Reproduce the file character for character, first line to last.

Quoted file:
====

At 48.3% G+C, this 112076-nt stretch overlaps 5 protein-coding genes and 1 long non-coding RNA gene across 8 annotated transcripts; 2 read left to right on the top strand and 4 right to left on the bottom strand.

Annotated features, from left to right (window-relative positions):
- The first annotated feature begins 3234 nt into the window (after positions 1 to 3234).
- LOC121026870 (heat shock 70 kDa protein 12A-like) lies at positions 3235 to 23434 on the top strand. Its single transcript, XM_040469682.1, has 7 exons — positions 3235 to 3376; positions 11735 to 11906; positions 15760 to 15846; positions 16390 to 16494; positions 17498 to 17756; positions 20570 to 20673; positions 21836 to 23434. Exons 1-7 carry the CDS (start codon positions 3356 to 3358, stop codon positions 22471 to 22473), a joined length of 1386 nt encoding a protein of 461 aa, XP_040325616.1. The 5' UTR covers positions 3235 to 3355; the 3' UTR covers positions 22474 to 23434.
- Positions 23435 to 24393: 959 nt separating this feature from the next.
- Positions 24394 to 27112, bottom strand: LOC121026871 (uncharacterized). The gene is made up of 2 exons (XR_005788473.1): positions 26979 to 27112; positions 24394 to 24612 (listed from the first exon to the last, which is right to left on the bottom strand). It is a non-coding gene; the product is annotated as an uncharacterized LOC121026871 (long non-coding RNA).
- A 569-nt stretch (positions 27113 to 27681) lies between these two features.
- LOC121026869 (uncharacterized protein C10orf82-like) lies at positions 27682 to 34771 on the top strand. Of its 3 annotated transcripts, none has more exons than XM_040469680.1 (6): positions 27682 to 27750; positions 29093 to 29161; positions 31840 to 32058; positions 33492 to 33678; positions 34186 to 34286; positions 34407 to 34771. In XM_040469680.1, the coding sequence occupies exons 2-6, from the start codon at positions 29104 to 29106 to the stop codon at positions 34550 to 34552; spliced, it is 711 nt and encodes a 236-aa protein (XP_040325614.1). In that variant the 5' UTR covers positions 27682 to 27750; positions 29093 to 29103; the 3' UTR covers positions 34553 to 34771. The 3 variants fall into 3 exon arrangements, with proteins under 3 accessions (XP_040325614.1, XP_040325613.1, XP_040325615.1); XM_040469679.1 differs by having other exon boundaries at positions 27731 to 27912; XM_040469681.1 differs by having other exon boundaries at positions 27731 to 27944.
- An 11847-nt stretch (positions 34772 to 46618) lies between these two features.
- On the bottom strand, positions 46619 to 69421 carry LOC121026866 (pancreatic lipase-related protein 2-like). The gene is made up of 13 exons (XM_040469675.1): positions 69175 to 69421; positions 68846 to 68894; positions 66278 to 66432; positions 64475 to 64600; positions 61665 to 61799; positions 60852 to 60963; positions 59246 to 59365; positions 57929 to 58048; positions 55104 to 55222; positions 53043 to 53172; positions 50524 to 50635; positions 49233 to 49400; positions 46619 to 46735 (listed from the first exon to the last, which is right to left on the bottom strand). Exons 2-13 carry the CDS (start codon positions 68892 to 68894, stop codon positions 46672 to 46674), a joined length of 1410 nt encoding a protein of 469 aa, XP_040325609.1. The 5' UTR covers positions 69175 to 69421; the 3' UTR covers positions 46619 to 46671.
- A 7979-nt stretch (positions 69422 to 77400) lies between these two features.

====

At 48.3% G+C, this 112076-nt stretch overlaps 5 protein-coding genes and 1 long non-coding RNA gene across 8 annotated transcripts; 2 read left to right on the top strand and 4 right to left on the bottom strand.

Annotated features, from left to right (window-relative positions):
- The first annotated feature begins 3234 nt into the window (after positions 1 to 3234).
- LOC121026870 (heat shock 70 kDa protein 12A-like) lies at positions 3235 to 23434 on the top strand. Its single transcript, XM_040469682.1, has 7 exons — positions 3235 to 3376; positions 11735 to 11906; positions 15760 to 15846; positions 16390 to 16494; positions 17498 to 17756; positions 20570 to 20673; positions 21836 to 23434. Exons 1-7 carry the CDS (start codon positions 3356 to 3358, stop codon positions 22471 to 22473), a joined length of 1386 nt encoding a protein of 461 aa, XP_040325616.1. The 5' UTR covers positions 3235 to 3355; the 3' UTR covers positions 22474 to 23434.
- Positions 23435 to 24393: 959 nt separating this feature from the next.
- Positions 24394 to 27112, bottom strand: LOC121026871 (uncharacterized). The gene is made up of 2 exons (XR_005788473.1): positions 26979 to 27112; positions 24394 to 24612 (listed from the first exon to the last, which is right to left on the bottom strand). It is a non-coding gene; the product is annotated as an uncharacterized LOC121026871 (long non-coding RNA).
- A 569-nt stretch (positions 27113 to 27681) lies between these two features.
- LOC121026869 (uncharacterized protein C10orf82-like) lies at positions 27682 to 34771 on the top strand. Of its 3 annotated transcripts, none has more exons than XM_040469680.1 (6): positions 27682 to 27750; positions 29093 to 29161; positions 31840 to 32058; positions 33492 to 33678; positions 34186 to 34286; positions 34407 to 34771. In XM_040469680.1, the coding sequence occupies exons 2-6, from the start codon at positions 29104 to 29106 to the stop codon at positions 34550 to 34552; spliced, it is 711 nt and encodes a 236-aa protein (XP_040325614.1). In that variant the 5' UTR covers positions 27682 to 27750; positions 29093 to 29103; the 3' UTR covers positions 34553 to 34771. The 3 variants fall into 3 exon arrangements, with proteins under 3 accessions (XP_040325614.1, XP_040325613.1, XP_040325615.1); XM_040469679.1 differs by having other exon boundaries at positions 27731 to 27912; XM_040469681.1 differs by having other exon boundaries at positions 27731 to 27944.
- An 11847-nt stretch (positions 34772 to 46618) lies between these two features.
- On the bottom strand, positions 46619 to 69421 carry LOC121026866 (pancreatic lipase-related protein 2-like). The gene is made up of 13 exons (XM_040469675.1): positions 69175 to 69421; positions 68846 to 68894; positions 66278 to 66432; positions 64475 to 64600; positions 61665 to 61799; positions 60852 to 60963; positions 59246 to 59365; positions 57929 to 58048; positions 55104 to 55222; positions 53043 to 53172; positions 50524 to 50635; positions 49233 to 49400; positions 46619 to 46735 (listed from the first exon to the last, which is right to left on the bottom strand). Exons 2-13 carry the CDS (start codon positions 68892 to 68894, stop codon positions 46672 to 46674), a joined length of 1410 nt encoding a protein of 469 aa, XP_040325609.1. The 5' UTR covers positions 69175 to 69421; the 3' UTR covers positions 46619 to 46671.
- A 7979-nt stretch (positions 69422 to 77400) lies between these two features.